This is the sixth in a series of posts about what we did on our recent trip to London.
Visiting a sewage works probably doesn’t rank highly on most peoples’ lists of things to do in London. But Crossness Pumping Station is no ordinary sewage works – not at least because it’s now disused.
It was built in the 19th century, back when most sewage from central London got dumped straight into the River Thames, thus effectively making it a huge, smelly open sewer. To combat this, a series of underground sewer tunnels were built, along with two pumping stations – one north of the Thames at Abbey Mills, and one at Crossness, which is south of the Thames, near Abbey Wood. The sewage could then be treated before being deposited into the river in a cleaner state, and away from the centre of the city.
Like many Victorian infrastructure projects, Crossness was somewhat over-designed and elaborate, with intricate painted cast-iron features. Inside the pumping station, four huge steam powered pumps would pump the sewage through the tunnels; later, two additional pumps were installed in an extension to the building. These two later pumps were then replaced with two small diesel-powered pumps, and the remaining steam pumps decommissioned, before the whole plant was closed and replaced by modern facilities in the 1950s.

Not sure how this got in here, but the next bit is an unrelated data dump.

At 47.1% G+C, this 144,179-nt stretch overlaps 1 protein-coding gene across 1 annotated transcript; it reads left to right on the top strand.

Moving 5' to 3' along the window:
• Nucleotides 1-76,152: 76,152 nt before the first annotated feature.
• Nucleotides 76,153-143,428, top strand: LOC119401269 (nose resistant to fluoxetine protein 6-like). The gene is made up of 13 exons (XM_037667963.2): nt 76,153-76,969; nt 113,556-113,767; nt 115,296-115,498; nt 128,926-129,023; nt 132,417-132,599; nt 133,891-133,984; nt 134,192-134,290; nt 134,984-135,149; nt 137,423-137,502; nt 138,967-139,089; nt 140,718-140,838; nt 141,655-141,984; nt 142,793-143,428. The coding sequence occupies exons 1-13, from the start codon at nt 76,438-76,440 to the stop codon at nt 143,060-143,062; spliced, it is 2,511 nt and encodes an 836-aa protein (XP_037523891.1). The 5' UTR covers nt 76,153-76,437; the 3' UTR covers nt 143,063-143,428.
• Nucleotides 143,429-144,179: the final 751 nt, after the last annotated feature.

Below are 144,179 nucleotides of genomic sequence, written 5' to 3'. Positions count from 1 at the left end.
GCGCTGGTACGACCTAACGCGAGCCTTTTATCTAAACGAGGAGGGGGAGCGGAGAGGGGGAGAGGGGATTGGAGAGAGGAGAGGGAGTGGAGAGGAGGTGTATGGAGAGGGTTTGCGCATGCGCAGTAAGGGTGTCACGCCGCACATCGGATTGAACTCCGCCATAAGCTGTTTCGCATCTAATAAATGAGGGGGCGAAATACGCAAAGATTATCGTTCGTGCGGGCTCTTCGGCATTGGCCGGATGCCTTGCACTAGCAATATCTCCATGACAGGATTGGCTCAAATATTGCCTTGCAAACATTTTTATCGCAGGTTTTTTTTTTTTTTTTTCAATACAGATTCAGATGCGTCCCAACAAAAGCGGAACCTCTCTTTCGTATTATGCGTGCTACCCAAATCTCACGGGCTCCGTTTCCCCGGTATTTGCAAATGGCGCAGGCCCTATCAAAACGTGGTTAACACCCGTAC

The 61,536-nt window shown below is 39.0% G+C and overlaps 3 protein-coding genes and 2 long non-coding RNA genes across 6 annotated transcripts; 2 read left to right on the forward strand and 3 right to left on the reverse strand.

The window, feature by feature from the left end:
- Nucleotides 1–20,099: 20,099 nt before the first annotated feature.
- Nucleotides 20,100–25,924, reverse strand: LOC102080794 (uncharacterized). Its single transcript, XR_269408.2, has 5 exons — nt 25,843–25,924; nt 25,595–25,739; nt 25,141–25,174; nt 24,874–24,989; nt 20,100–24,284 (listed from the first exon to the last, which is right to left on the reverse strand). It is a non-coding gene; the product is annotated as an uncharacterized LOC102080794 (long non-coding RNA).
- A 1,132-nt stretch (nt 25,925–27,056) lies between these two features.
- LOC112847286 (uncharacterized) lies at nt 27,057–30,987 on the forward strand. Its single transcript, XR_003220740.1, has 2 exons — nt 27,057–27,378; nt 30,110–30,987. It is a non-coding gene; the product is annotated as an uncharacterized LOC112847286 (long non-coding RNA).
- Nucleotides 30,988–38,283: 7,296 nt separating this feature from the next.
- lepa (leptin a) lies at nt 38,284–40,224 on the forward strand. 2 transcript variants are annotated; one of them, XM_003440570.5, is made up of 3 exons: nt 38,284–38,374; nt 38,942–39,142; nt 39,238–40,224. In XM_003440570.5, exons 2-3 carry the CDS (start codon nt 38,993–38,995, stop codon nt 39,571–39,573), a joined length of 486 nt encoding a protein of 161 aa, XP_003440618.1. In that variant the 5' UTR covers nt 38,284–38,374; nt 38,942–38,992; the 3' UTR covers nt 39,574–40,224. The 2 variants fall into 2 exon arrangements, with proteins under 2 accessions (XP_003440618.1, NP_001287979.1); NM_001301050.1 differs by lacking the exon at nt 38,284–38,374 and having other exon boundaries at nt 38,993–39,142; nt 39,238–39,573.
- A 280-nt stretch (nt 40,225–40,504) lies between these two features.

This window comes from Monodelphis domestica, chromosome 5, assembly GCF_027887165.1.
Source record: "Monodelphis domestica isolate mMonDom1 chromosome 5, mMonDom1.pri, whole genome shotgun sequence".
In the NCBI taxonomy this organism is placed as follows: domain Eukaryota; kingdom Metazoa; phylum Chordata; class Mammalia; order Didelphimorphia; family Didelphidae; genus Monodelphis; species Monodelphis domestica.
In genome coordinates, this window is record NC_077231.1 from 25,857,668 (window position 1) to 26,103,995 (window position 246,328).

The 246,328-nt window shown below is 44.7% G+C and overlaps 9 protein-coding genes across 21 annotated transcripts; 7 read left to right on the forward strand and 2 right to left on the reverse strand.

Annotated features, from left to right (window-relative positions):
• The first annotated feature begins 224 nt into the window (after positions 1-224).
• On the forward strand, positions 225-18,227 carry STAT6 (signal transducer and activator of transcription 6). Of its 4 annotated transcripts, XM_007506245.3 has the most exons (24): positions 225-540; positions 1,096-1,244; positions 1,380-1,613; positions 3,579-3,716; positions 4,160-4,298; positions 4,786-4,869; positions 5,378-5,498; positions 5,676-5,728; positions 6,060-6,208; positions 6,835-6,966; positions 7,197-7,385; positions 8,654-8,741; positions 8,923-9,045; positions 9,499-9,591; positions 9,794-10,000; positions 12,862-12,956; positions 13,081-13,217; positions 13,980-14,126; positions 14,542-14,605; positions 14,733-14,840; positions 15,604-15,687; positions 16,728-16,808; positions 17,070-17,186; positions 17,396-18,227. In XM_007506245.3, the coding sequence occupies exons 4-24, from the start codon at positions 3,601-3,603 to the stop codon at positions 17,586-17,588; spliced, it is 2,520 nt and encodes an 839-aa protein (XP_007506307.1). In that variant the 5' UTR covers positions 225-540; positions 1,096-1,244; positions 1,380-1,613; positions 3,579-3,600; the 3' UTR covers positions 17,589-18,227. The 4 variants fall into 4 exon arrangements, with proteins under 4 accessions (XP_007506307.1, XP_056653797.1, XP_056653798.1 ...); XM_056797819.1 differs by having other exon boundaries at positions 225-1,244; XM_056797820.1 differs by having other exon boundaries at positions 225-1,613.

The building has now been taken over by volunteers, intent on restoring as much as possible back to its original condition in its 19th century heyday. So far, one of the four remaining pumps has been fully restored and is operational; a second is in progress but the other two are a long way away from working again.
Much has also been done to restore other features in the building, including the beautiful original iron work. Remember – this was a facility to pump human waste, and yet its interior feels almost like a palace.
Opportunities to visit Crossness are limited; we were lucky that our trip to London coincided with one of their open days. There are no more open days this year and the dates for 2016 are not yet up on the web site, but I would recommend going to visit. Public transport access to the site is available on open days, although the nearest station, Abbey Wood, is being rebuilt for Crossrail and is therefore frequently shut at weekends.